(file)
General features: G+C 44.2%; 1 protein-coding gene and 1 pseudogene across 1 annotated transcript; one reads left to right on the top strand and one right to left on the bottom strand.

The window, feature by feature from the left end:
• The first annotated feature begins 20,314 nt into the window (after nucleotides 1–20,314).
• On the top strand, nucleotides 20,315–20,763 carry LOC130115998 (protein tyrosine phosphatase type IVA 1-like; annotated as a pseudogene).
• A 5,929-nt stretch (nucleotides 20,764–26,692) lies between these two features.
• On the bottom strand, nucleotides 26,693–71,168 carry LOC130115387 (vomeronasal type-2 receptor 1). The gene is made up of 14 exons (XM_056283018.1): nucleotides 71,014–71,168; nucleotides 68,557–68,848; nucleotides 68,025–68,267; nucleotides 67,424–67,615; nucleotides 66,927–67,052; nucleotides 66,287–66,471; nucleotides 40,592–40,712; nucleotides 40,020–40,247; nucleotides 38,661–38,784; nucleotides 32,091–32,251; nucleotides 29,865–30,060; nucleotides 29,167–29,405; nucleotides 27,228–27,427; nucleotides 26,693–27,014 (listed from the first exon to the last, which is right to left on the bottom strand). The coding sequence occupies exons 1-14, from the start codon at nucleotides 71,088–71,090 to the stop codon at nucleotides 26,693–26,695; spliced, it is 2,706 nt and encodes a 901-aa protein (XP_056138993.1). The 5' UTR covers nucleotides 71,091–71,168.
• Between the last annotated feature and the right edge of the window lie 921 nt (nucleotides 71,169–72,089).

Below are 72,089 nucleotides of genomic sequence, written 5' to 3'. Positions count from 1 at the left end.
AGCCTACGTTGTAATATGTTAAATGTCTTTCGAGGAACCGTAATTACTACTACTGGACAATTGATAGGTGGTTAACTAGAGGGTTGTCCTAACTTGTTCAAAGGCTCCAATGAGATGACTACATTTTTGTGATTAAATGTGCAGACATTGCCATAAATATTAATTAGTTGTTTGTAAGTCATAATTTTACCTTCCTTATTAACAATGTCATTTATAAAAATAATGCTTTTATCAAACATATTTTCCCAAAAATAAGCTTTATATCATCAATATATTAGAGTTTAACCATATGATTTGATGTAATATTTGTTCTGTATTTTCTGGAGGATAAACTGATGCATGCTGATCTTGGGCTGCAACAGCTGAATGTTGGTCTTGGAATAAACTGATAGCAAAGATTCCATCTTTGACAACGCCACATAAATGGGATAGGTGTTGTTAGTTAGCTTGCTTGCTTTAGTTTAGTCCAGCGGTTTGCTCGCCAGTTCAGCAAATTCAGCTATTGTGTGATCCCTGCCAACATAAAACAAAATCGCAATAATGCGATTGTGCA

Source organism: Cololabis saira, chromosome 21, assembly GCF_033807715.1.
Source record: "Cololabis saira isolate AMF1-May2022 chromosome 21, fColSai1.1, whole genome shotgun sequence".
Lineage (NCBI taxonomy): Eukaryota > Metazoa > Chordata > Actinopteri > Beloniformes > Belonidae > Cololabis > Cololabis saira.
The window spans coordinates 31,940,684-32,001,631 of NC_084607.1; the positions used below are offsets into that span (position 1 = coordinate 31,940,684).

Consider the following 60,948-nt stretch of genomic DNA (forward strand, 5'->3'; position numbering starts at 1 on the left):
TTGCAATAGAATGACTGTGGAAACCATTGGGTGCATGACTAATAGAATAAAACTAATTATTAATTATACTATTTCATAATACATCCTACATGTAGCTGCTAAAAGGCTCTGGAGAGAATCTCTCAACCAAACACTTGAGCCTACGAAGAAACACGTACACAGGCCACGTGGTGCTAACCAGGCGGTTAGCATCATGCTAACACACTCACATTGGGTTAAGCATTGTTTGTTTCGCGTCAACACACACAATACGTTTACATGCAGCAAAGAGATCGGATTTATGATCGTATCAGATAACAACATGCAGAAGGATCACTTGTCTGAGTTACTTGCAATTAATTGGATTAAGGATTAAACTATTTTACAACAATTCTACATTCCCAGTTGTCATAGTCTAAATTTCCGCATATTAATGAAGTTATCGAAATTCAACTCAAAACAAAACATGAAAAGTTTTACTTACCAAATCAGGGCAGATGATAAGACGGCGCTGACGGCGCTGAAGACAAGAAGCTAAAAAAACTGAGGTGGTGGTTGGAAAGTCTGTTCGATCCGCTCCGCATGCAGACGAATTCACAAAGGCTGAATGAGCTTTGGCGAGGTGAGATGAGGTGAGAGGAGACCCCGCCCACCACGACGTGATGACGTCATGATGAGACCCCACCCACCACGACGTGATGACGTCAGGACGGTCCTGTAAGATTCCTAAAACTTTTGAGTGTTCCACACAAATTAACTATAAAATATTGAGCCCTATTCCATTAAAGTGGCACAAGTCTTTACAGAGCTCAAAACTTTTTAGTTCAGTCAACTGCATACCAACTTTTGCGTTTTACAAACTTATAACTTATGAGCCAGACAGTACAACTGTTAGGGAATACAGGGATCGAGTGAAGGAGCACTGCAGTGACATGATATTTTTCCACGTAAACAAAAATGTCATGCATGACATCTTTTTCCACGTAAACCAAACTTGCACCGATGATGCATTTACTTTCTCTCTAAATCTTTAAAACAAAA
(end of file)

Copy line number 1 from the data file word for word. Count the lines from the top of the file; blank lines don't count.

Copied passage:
General features: G+C 44.2%; 1 protein-coding gene and 1 pseudogene across 1 annotated transcript; one reads left to right on the top strand and one right to left on the bottom strand.